When children are asked what they want to be when they grow up, it is not surprising to hear the word “teacher” in their answer. Many students look up to their teachers as a source of inspiration. But in most countries the media portrays teachers as underpaid and unhappy. How could those same individuals inspire our children?
The Teaching and Learning International Survey (TALIS) offers useful insights into how teachers feel about their profession and its standing in society. The good news is that according to TALIS, most practicing teachers enjoy their job and believe that the advantages of being a teacher clearly outweigh the disadvantages. This is excellent news for education systems around the world, since job satisfaction has important implications for retaining the best teachers. Teachers who are satisfied with their jobs are more likely to stay in their profession and to feel confident in their skills as teachers.
Teachers’ job satisfaction
Percentage of lower secondary education teachers who « strongly disagree », « disagree », « agree » or « strongly agree » with the following statements
Yet, TALIS also finds that most teachers feel that their profession is not valued by society. Indeed, fewer than one in three teachers across countries participating in TALIS believes that teaching is a valued profession. If teachers feel this way, they are less likely to remain in the profession, and the profession looks less attractive to prospective teachers. How can countries ensure that their education systems avoid this negative spiral? TALIS offers some possible policy directions.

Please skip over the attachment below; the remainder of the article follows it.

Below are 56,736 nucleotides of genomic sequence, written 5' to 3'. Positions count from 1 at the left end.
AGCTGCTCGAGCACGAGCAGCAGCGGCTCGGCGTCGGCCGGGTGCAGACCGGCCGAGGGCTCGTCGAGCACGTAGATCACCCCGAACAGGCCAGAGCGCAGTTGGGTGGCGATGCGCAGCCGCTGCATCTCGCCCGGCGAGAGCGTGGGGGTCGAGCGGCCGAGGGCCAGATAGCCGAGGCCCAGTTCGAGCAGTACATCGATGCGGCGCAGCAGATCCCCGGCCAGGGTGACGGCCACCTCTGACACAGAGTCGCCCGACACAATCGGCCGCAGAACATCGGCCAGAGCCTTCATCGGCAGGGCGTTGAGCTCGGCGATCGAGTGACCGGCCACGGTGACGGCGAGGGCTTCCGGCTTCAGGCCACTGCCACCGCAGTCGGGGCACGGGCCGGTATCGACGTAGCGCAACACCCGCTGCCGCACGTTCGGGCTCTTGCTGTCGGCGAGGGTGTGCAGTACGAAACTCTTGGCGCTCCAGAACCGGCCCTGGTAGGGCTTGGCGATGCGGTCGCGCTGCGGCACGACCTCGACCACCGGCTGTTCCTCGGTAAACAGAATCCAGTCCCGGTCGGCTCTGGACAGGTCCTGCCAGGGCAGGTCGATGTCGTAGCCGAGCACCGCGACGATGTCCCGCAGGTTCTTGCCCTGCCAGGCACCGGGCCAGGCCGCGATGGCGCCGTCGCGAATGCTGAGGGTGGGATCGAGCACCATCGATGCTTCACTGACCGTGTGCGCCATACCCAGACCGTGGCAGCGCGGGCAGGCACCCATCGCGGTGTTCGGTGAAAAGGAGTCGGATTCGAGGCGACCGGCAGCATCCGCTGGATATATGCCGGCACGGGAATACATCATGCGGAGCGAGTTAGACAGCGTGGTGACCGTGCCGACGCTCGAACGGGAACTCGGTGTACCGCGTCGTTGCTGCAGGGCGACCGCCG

Teachers’ view of how society values the teaching profession
Percentage of lower secondary education teachers who « strongly disagree », « disagree », « agree » or « strongly agree » with the following statement: I think that the teaching profession is valued in society
TALIS finds that teachers from high-performing education systems, as measured by the OECD Programme for International Student Assessment (PISA), are more likely to report that they believe their profession is valued by society. Those countries implement policies and practices that foster teachers’ job satisfaction and self-efficacy. For example, the extent to which teachers participate in decision making within their schools has a strong, positive association with their perception of being valued.
TALIS results also show that positive relationships among teachers, between teachers and students, and between teachers and their school leader are associated with greater job satisfaction and self-efficacy in many countries. Collaboration among teachers, including observing other teachers’ classes and providing feedback or team-teaching in the same class – is also positively related to teachers’ job satisfaction and self-efficacy, as are participating in a network of teachers for professional development activities or participating in collaborative research on a topic of interest.
Teachers’ self-efficacy and professional collaboration
Lower secondary teachers’ level of self-efficacy as related to the frequency of professional collaboration in certain activities
In fact, these issues were at the heart of discussions among education ministers, union leaders, and teacher leaders at this year’s International Summit on the Teaching Profession, held in Banff, Canada, at the end of March. The background report underpinning the discussions, Schools for 21st-Century Learners: Strong Leaders, Confident Teachers, Innovative Approaches summarises OECD evidence from TALIS, PISA and CERI work on Innovative Learning Environments. As the report suggests, co-operation and collaboration between teachers and school leaders is key to fostering innovative and effective learning environments. The mere presence of technology in the classroom, in the form of computers or tablets in a school or in mobile phones in the pockets of learners, is not sufficient to foster true innovation in the classroom. Teachers can be catalysts for change – especially if they work with all education stakeholders to promote innovation in education. Not only will students benefit from greater collaboration, but teachers will, too, as they gain more confidence in themselves – and greater public recognition of the importance of the work they do. Then, children who say they want to be teachers when they grow up may be less willing to put aside that dream when they become young adults.